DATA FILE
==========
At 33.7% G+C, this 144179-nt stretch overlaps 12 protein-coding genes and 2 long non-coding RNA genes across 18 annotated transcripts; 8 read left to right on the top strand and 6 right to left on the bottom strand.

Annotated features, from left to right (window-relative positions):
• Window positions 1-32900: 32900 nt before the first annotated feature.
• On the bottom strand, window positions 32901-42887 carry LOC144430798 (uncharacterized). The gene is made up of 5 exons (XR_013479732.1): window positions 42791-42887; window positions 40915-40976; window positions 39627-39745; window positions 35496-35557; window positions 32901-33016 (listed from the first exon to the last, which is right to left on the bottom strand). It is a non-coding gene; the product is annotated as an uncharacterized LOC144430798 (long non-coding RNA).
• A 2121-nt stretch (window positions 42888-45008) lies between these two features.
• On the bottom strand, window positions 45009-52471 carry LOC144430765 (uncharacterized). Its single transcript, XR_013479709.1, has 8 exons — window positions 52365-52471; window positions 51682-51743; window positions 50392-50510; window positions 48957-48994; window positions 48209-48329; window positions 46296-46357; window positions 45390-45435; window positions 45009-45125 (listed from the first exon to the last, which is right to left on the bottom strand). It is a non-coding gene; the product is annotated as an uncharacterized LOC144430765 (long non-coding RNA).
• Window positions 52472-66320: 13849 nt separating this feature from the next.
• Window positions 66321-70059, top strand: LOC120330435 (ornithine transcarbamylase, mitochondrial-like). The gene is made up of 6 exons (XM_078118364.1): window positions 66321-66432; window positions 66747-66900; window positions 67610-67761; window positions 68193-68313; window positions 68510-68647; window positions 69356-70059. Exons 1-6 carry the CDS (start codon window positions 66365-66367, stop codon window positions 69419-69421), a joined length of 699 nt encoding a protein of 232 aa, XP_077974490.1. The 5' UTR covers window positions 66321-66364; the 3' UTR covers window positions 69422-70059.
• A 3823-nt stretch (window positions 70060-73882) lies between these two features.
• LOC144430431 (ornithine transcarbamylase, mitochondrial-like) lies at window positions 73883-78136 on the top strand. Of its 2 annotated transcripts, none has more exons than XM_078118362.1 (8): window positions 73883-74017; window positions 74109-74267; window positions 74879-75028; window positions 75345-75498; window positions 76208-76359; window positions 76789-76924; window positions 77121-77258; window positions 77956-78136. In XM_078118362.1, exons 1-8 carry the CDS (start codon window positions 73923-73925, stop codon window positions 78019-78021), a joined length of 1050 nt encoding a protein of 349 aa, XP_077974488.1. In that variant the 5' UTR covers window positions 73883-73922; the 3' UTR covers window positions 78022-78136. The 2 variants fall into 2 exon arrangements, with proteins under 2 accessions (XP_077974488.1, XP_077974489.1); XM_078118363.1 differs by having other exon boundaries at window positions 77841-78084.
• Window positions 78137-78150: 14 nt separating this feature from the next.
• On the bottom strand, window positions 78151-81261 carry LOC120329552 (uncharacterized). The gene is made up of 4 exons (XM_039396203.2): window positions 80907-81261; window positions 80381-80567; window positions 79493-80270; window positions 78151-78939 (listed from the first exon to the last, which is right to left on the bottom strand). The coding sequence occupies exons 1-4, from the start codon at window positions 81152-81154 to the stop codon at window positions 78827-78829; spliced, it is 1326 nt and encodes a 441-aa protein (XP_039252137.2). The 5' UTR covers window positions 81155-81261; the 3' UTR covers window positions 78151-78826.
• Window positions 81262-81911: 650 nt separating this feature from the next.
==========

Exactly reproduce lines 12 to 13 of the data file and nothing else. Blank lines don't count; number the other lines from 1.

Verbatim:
• On the bottom strand, window positions 78151-81261 carry LOC120329552 (uncharacterized). The gene is made up of 4 exons (XM_039396203.2): window positions 80907-81261; window positions 80381-80567; window positions 79493-80270; window positions 78151-78939 (listed from the first exon to the last, which is right to left on the bottom strand). The coding sequence occupies exons 1-4, from the start codon at window positions 81152-81154 to the stop codon at window positions 78827-78829; spliced, it is 1326 nt and encodes a 441-aa protein (XP_039252137.2). The 5' UTR covers window positions 81155-81261; the 3' UTR covers window positions 78151-78826.
• Window positions 81262-81911: 650 nt separating this feature from the next.